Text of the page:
High Maltose Corn Syrup, or HMCS, is a syrup made from corn starch that contains maltose and glucose.
Unlike High Fructose Corn Syrup it contains no fructose at all, and must therefore be considered as a far safer sweetener. Unfortunately it sounds like High Fructose Corn Syrup, and is made in a similar process, so it naturally arouses suspicion.
However, this is simply a case of guilt by association, HMCS does not pose the same health risks, and in some ways could be considered even superior to cane sugar or honey as it contains no fructose at all.
A typical breakdown would be:
Maltose is a disaccharide made up of two glucose molecules. It is only about 30% as sweet as sugar and has a high glycemic index.
Using this information, and the above table, we are able to conclude that HMCS is about 50% as sweet as sugar and has a glycemic index of about 100.
Because it is not very sweet it is of limited use as a sweetener in it's own right. However It has some characteristics which make it very useful in the food industry.
1. It acts as a preservative, it prolongs the shelf life of products.
2. It is less humectant than other sugars, so it can be used as a coating in candies and is less inclined to become sticky.
4. It feeds yeast and assists with baking and rising of bread.
5. It is used in the brewing industry.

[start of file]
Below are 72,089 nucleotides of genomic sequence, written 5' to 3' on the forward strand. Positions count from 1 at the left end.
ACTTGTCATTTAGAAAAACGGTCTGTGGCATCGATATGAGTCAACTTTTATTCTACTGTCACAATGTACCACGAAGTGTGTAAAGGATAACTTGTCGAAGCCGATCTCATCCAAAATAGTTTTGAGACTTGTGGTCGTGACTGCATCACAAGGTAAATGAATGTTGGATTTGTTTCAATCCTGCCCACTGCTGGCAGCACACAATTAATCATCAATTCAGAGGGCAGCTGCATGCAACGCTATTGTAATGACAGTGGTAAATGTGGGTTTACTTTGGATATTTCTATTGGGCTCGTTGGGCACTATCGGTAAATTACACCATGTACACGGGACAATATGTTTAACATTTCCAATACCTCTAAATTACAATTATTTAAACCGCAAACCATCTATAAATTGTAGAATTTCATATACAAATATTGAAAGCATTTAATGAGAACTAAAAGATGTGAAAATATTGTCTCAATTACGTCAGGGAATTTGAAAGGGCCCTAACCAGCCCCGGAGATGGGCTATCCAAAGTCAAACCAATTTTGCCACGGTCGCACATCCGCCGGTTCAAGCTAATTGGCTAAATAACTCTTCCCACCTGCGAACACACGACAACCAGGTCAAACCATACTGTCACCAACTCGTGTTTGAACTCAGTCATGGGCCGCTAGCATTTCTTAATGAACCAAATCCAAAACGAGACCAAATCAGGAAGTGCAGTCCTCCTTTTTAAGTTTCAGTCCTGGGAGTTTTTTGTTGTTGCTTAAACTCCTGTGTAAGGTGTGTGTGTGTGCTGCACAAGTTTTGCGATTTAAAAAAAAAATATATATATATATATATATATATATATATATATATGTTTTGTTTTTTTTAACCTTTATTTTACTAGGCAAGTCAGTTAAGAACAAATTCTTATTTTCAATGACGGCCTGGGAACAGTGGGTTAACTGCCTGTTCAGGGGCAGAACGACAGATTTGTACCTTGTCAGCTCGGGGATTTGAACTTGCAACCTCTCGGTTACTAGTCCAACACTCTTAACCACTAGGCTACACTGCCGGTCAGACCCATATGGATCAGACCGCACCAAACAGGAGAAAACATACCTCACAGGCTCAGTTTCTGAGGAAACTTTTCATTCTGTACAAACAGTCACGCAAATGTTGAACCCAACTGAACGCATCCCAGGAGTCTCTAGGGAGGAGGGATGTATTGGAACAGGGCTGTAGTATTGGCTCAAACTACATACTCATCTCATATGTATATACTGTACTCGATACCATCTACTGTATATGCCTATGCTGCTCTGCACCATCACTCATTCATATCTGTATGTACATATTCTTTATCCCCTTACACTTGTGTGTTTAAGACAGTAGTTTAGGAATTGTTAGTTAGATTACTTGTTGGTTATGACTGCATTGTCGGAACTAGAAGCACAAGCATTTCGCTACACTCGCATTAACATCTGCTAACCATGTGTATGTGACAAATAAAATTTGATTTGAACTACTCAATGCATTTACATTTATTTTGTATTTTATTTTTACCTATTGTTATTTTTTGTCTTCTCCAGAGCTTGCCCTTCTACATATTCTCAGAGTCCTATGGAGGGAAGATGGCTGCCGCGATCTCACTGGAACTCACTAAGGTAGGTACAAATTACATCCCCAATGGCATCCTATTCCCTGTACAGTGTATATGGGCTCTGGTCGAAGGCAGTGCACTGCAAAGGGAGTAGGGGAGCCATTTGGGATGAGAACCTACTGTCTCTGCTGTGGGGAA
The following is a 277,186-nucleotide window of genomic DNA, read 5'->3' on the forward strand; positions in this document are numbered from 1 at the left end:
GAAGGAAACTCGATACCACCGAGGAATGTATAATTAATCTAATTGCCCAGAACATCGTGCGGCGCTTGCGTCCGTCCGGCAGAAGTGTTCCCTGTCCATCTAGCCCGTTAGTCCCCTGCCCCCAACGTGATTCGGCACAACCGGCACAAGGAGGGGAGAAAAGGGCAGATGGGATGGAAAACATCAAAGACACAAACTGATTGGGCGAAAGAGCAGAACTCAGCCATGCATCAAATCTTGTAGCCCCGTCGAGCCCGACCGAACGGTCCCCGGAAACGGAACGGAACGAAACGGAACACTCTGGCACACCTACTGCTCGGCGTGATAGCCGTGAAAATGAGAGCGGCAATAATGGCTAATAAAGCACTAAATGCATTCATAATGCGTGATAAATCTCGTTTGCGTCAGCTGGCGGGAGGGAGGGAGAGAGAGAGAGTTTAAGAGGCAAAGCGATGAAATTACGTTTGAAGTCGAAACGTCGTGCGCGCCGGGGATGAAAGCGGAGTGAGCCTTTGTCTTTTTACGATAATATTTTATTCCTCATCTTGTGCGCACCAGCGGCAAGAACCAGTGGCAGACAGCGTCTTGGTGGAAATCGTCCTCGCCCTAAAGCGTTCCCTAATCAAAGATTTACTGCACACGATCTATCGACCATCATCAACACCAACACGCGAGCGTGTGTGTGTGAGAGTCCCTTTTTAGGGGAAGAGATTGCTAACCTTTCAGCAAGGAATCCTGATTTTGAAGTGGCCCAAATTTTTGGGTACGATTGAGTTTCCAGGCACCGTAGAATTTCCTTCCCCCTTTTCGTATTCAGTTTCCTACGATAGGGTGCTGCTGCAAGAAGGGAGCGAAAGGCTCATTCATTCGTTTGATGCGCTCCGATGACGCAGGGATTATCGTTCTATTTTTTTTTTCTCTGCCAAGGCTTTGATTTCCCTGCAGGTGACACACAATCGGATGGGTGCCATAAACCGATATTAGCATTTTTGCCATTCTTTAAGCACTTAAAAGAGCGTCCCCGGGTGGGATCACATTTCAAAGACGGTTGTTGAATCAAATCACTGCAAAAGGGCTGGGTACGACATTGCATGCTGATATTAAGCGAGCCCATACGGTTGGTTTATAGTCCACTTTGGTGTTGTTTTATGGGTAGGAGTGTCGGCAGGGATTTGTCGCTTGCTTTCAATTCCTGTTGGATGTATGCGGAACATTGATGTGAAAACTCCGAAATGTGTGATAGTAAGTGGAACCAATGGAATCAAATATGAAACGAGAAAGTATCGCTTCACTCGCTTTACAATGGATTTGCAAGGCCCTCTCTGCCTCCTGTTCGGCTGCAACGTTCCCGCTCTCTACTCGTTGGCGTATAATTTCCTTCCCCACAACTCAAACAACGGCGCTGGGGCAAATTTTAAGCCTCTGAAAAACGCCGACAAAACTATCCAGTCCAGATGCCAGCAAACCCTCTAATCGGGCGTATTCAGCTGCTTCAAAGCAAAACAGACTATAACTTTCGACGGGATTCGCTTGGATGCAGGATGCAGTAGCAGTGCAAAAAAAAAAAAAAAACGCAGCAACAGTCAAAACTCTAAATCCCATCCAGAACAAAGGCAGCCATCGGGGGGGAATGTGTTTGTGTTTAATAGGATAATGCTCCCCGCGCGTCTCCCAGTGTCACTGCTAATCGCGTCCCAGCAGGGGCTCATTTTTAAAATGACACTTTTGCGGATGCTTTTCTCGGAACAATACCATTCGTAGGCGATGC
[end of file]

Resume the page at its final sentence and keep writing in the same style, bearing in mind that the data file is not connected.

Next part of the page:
6. It has a lower freezing point than other sugars and so is useful as an ingredient in frozen foods.
The main benefit is that it contains no fructose. However it is not as sweet as ordinary sugar so more must be used.
It is not suitable for diabetics and, like all sugars, is harmful to teeth.
Like High Fructose Corn Syrup it is made from corn syrup, which has, in several tests, been shown to contain mercury. This is because of sloppy methods of manufacture used in the process to convert the corn starch to corn sugar.
Much of the high maltose corn syrup used in America is made from genetically modified corn. This may be of concern for many individuals.
The World Health Organization recommend no more than 50gm refined sugar per day (about 12 small teaspoons) for an average adult and are considering reducing this to 25gm. This would apply to all sugars including HMCS.
CSPI (US) Recommendation
The recommendation issued by the Center for Science in the Public Interest (US) for this substance is - CUT BACK
It is produced from corn starch that has been subjected to two processes. The first process is an acid-enzyme process to break down the starch chains into smaller glucose chains. The next stage converts some of these into maltose.
Not sold on it's own, it is added to products such as soft drinks and candies etc. Cargill are a major supplier.
It's inexpensive. It's about the same price as HFCS which is about half the price of cane sugar.
Market share is tiny. Has only recently been recognized for the properties it can add to processed foodstuffs.
It is quite similar to Maltodextrin which is usually in a powdered form. Like this substance it may be of use for bodybuilders post workout. It is usually made from Corn, in which case it is gluten free. But any starch will do including Wheat, Corn or Rice.
Does not require approval.
It is of more use for food manufacturers than as an ordinary sweetener for the consumer, it's just not intense enough. Because it is a refined carbohydrate, devoid of all nutrient, moderation is sensible. However it contains no fructose, and consequently can be regarded as a fairly safe sweetener. No need to worry about seeing it listed as an ingredient in your favorite health bar!
|Name||Calories / Gram||Sweetness Index||Glycemic Index||Calories / Spoon-Equiv|
|High Maltose Corn Syrup||4||0.5||100||32|